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American Sensibility: The Best of New York Fashion Week

Harriet Mays Powell sums up the highlights from spring 2014’s strongest, most thought-provoking collections

Next spring, get ready to channel fashion from the ‘90s. The clean minimalism espoused originally by Calvin Klein, and later by Helmut Lang and Jil Sander, dominated New York runways. This streamlined simplicity evoked a mood of effortless calm: The clothes were less uptight than last season, no nonsense and wearable, yet also seductive without being overly sexy. In short, the collections had a very American sensibility.

White was the dominant color, supported by black and the neutral tones of gray, cream or beige. When color was introduced, it was often pastels touched with black, which kept the look sleek—but never sweet. Vibrant blues were the chief counterpoint to this homogeneity.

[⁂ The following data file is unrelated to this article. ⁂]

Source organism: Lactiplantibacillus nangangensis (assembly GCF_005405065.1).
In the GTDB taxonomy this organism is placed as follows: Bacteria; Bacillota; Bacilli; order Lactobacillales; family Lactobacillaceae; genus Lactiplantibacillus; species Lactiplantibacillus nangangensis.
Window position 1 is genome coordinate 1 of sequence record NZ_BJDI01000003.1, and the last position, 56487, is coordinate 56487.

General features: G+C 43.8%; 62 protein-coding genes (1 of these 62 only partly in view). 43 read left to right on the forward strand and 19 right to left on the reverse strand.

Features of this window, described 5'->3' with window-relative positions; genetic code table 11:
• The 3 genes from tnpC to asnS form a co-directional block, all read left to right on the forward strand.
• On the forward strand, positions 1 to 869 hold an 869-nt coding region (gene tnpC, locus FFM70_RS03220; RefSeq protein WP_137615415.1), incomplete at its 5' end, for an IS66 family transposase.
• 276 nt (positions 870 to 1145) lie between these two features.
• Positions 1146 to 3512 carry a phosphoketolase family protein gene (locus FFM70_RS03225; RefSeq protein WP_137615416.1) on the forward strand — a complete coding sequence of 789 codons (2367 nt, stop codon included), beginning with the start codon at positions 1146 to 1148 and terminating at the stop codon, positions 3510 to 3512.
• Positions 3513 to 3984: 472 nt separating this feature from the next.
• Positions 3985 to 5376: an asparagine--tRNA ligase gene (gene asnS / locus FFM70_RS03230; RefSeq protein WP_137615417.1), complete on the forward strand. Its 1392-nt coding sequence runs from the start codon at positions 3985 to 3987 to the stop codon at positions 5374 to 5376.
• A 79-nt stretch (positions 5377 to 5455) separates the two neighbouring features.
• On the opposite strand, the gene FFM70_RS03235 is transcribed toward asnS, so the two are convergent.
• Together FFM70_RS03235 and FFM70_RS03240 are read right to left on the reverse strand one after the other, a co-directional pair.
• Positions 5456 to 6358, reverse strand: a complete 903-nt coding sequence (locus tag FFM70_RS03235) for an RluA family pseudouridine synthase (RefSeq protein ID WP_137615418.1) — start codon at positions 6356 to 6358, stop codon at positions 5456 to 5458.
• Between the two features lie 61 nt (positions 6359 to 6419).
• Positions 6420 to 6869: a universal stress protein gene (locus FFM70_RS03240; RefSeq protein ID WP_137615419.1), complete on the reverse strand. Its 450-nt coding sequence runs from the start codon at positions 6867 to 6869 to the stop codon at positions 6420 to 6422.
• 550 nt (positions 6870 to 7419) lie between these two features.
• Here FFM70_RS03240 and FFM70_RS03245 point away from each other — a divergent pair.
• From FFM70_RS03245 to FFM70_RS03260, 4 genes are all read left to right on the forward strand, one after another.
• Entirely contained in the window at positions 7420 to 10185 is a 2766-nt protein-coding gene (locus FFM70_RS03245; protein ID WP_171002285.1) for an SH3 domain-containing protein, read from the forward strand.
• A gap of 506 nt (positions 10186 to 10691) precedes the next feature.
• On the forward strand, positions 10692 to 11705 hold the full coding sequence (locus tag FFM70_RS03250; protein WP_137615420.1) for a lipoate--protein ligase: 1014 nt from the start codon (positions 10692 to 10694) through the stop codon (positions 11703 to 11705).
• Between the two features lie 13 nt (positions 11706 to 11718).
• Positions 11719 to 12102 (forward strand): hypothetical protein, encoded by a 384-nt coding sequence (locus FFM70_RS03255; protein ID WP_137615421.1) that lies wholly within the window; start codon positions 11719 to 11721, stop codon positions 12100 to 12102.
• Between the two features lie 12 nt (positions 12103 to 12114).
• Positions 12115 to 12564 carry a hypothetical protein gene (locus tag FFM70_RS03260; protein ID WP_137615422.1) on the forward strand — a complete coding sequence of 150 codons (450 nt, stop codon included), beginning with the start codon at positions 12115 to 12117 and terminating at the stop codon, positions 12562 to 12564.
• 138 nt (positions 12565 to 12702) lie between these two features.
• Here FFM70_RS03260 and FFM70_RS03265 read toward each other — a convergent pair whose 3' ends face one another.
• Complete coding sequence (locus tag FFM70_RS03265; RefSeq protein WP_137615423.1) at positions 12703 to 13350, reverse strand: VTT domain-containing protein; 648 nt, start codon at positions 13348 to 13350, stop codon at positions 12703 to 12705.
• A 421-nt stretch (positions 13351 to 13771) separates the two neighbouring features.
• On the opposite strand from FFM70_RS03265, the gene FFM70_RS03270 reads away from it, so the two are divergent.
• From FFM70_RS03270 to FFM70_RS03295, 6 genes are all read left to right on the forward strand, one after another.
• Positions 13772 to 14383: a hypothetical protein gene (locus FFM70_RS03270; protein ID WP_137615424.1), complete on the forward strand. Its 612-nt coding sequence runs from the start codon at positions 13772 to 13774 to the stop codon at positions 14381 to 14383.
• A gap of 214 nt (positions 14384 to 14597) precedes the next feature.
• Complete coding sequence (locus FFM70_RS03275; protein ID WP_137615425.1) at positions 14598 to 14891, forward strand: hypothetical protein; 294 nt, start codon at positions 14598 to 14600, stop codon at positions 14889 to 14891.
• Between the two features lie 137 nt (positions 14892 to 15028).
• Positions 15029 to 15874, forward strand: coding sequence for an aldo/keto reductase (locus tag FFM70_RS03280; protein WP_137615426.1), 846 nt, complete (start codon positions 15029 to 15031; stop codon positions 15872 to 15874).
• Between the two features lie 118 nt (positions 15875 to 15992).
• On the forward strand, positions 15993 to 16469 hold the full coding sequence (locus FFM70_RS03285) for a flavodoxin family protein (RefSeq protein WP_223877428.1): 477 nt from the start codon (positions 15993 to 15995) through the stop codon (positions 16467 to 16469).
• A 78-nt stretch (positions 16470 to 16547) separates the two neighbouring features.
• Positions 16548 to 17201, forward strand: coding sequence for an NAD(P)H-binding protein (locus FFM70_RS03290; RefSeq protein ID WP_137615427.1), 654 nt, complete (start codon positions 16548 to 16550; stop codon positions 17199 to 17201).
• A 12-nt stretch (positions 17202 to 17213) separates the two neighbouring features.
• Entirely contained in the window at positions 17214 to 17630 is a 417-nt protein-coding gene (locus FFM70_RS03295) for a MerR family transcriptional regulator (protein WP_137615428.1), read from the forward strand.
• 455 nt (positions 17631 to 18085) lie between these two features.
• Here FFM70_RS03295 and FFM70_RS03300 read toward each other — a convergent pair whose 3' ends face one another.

Clothes have been moving away from the body in recent seasons, and spring is the perfect time to add even more diaphanous and fluid fabrics. Floaty silk chiffon layers in below-the-knee lengths abounded but were graphically grounded by geometric prints or optical illusion patterns. Bare midriffs were ubiquitous and added an element of athleticism to many collections.

Yet particularly noticeable for spring was the inclusion of cold-weather clothes, especially coats. What a novel idea to be able to buy something in a store and to wear it the same day. The first deliveries of spring 2014 arrive in stores in February, so it makes perfect sense. Is this American practicality trying to correct the crazy cycle of fashion?

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